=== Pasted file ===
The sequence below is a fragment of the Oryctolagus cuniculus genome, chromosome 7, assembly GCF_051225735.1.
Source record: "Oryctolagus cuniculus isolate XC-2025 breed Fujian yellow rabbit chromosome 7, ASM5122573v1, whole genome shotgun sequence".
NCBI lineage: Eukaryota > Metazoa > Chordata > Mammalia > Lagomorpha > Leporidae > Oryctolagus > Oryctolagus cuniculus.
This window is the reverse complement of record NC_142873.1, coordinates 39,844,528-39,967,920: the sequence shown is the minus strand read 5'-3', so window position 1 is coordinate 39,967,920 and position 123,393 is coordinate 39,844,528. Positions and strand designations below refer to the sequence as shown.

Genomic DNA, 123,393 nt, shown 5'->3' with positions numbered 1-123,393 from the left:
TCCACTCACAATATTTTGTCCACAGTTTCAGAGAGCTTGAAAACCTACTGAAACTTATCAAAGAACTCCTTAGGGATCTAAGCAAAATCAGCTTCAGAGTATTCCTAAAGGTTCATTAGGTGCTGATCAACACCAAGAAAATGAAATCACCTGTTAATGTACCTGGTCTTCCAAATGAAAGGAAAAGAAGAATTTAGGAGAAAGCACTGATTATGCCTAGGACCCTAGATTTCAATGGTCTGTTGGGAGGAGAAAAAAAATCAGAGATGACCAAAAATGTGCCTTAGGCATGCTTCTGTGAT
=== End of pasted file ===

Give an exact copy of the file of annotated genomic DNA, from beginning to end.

The sequence below is a fragment of the Oryctolagus cuniculus genome, chromosome 7, assembly GCF_051225735.1.
Source record: "Oryctolagus cuniculus isolate XC-2025 breed Fujian yellow rabbit chromosome 7, ASM5122573v1, whole genome shotgun sequence".
NCBI lineage: Eukaryota > Metazoa > Chordata > Mammalia > Lagomorpha > Leporidae > Oryctolagus > Oryctolagus cuniculus.
This window is the reverse complement of record NC_142873.1, coordinates 39,844,528-39,967,920: the sequence shown is the minus strand read 5'-3', so window position 1 is coordinate 39,967,920 and position 123,393 is coordinate 39,844,528. Positions and strand designations below refer to the sequence as shown.

Genomic DNA, 123,393 nt, shown 5'->3' with positions numbered 1-123,393 from the left:
TCCACTCACAATATTTTGTCCACAGTTTCAGAGAGCTTGAAAACCTACTGAAACTTATCAAAGAACTCCTTAGGGATCTAAGCAAAATCAGCTTCAGAGTATTCCTAAAGGTTCATTAGGTGCTGATCAACACCAAGAAAATGAAATCACCTGTTAATGTACCTGGTCTTCCAAATGAAAGGAAAAGAAGAATTTAGGAGAAAGCACTGATTATGCCTAGGACCCTAGATTTCAATGGTCTGTTGGGAGGAGAAAAAAAATCAGAGATGACCAAAAATGTGCCTTAGGCATGCTTCTGTGAT